Unit 30: Camera and Lighting Techniques for Moving Image Production

Geometrical (Quantum) Optics

  • A simple view of this study leads us to use a model of the behaviour of light as being one of imaginary rays
  • These rays represent light as following simple geometric representations
  • Using geometry it is possible to map the phenomena that is occurring when for instance these rays interact upon objects

Quantum Optics

  • This is a study of light with respect to what is happening at a sub atomic level
  • It is at a level we might understand what is actually happening when light interacts with the natural world around us
  • It tells us what happens to the energy implicitly linked to light
  • Our most natural form of light is that of the sun whose rays travel some 93 million miles to light our world
  • These rays also warm our world, another feature of light

Producing light (Sound design)

  • When we consider light at a sub atomic level we see its basic element is the photon
  • It is these that we see emanating from our light sources or being reflected from objects
  • Electrons that surround atoms are put into an excited state or have their energy levels raised
  • When they then return to their normal state this difference in energy levels create a photon
  • The speed at which the energy levels


  • Law of reflectance states that the angle of reflectance is equal to the angle of incidence
  • The ray will be reflected off the surface at the same angle as it hits it
  • We can see reflectance on any glossy surface although to a lesser extent than that of a mirror

Light on surfaces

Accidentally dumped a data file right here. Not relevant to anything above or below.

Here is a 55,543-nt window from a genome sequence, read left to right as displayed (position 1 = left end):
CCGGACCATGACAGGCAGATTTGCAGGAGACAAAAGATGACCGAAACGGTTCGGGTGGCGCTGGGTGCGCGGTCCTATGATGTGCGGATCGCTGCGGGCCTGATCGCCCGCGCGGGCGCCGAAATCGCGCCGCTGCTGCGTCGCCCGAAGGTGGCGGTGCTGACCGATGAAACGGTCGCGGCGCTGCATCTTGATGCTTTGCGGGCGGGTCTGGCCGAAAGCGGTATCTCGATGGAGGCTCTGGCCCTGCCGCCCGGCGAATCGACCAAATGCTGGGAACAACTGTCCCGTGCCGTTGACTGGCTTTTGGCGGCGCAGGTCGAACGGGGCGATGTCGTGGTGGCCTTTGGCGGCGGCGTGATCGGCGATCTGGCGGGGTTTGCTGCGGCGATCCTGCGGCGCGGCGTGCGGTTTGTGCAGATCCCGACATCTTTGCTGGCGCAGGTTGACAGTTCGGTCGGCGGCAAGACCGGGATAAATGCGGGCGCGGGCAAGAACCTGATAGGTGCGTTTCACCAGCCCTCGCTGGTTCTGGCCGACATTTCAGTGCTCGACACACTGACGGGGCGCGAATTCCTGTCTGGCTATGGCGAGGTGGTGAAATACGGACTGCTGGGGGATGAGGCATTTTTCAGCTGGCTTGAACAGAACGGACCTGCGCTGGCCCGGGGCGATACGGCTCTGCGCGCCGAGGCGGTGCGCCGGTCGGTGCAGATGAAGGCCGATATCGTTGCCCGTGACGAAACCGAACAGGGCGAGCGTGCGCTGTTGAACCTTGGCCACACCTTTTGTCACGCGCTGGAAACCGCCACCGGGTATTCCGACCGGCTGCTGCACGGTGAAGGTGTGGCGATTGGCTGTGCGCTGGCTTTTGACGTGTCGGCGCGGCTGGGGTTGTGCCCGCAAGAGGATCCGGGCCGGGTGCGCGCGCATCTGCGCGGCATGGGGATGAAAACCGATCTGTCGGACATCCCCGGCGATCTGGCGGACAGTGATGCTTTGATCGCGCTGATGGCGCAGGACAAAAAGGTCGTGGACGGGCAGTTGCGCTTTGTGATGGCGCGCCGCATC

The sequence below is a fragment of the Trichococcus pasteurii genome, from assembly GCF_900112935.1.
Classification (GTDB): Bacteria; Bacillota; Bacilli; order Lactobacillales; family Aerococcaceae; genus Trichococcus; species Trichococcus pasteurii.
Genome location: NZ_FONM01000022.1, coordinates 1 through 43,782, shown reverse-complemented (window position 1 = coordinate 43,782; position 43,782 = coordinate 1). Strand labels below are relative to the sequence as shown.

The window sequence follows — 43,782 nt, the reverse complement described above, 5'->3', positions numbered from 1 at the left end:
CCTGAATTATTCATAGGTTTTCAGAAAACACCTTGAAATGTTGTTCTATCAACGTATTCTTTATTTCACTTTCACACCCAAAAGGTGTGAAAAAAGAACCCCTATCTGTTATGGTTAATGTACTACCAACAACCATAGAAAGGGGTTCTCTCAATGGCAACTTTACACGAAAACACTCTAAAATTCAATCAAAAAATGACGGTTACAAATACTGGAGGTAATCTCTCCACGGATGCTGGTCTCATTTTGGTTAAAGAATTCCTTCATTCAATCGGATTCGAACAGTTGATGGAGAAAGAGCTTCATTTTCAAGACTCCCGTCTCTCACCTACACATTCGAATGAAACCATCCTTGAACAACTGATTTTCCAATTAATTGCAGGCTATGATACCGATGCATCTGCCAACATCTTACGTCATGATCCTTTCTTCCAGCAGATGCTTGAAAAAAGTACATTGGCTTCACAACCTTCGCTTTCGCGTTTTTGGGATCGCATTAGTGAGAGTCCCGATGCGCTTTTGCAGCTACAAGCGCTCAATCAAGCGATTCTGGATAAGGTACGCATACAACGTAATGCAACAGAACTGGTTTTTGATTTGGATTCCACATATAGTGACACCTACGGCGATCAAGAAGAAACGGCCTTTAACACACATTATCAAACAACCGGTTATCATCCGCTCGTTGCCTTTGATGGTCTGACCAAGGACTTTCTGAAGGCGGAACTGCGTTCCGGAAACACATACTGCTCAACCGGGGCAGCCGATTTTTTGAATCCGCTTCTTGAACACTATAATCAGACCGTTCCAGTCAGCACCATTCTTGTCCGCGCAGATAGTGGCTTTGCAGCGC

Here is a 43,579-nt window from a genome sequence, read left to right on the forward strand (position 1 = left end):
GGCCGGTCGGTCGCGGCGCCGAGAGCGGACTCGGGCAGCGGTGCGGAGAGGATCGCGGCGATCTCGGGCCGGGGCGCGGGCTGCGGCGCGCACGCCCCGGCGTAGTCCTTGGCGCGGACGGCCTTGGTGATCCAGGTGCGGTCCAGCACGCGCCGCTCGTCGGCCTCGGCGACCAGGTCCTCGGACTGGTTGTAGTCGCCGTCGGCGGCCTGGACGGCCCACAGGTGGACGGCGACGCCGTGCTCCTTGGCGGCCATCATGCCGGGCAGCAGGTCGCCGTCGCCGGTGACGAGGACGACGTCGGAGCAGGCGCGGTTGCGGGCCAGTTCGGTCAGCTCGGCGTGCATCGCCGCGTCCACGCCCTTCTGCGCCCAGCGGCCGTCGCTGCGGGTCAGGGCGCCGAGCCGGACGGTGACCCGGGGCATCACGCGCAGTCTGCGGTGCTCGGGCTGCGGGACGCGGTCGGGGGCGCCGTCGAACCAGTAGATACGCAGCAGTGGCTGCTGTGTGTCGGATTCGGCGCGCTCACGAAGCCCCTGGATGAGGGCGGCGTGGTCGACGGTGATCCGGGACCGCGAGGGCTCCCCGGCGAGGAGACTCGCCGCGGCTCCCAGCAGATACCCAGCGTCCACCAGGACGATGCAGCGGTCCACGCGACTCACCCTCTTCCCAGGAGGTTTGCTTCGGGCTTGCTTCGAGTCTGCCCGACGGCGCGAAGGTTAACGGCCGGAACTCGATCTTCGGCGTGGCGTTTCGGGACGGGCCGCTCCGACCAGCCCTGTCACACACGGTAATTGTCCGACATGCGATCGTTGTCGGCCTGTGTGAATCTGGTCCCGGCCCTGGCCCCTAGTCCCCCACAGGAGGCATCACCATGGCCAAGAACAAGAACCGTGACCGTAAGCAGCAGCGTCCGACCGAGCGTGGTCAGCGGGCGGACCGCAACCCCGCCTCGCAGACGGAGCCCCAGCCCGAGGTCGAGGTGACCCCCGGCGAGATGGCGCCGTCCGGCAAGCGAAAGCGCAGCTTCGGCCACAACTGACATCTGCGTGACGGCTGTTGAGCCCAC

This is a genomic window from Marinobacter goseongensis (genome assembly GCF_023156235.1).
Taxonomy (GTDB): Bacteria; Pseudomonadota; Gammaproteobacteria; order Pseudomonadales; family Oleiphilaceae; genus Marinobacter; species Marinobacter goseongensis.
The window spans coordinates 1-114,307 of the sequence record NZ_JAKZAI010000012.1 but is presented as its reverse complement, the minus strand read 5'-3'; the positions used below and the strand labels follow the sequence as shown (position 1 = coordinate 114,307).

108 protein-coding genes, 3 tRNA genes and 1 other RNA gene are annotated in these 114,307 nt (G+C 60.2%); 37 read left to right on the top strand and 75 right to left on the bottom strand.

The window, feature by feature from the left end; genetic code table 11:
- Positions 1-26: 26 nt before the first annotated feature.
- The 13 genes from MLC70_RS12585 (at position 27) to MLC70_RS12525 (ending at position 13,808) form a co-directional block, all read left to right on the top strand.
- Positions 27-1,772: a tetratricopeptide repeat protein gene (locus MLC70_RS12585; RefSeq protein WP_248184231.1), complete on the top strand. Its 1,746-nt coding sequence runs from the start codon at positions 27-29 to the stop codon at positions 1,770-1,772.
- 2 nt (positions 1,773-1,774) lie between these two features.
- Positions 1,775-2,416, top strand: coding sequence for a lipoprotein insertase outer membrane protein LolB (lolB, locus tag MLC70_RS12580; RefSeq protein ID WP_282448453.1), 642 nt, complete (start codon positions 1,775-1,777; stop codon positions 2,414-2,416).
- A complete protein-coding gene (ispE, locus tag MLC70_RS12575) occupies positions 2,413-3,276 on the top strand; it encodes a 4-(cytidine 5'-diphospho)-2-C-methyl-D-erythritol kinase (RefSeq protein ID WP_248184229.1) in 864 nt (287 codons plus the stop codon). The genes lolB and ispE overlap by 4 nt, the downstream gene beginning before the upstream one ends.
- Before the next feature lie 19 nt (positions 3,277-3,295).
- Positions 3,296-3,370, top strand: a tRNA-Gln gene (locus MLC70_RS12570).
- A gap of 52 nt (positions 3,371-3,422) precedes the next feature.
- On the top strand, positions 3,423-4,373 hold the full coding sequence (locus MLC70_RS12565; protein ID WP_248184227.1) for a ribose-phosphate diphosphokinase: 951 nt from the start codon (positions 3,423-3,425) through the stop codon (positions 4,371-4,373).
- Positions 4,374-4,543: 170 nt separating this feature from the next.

• Light reflecting from a mirrored or glossy surface is known as a specular reflection
  • Rough surfaces reflect rays at various angles, known as diffused reflection
  • We will use these types of surfaces to reflect light when filming


  • Rays follow the law of reflectance into the mirror

Curved mirrors

  • Light rays will tend to bend on reflection and so tend to be closer together
  • The continuation of the rays behind the mirror will tend to converge (Come together)
  • They will converge deeper into the mirror than the object. This will make then make the object appear larger
  • The rays reflected off the mirror whilst closer together nevertheless are still diverging
  • Image will be formed in front of the mirror. This image termed as a ‘real image’ as opposed to the reflected image termed a ‘virtual image’ will be upside down

Light – The Inverse Square Law

  • Light from a lantern or any other point source will tend to diverge with distance
  • The intensity of light observed from a source of constant intrinsic luminosity (i.e. a lantern) falls off as the square of the distance from the object.
  • This is known as the inverse square law for light intensity
  • Thus, of I double the distance to a light source the observed intensity is decreased to (1/2) squared = ¼ of its original value
  • To put it more simply is to consider it in terms of light intensity at certain distances
  • A simplified way of calculating the new value is to think of it as a fraction of the original value.
  • The formula 1/d2 will effectively give us the fraction compared to the original intensity
  • If you calculate it using the simplified formula:

New intensity = 1/d2

We can see at 2ft the intensity is ½ squared or ¼ of the original intensity, which was 64 lux

A quarter of 64 then would be 16 lux